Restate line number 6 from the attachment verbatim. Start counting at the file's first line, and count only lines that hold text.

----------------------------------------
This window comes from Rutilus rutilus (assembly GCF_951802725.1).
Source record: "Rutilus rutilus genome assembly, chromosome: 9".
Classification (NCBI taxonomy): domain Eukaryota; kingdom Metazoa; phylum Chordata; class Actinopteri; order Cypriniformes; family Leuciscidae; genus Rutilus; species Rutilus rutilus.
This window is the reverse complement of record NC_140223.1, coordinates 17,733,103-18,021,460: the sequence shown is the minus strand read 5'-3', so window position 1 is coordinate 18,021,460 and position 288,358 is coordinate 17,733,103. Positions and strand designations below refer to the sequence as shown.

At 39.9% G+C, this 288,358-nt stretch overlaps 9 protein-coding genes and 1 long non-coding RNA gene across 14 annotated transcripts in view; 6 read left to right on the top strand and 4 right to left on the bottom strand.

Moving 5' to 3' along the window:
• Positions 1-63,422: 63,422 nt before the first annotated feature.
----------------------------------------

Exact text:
Moving 5' to 3' along the window: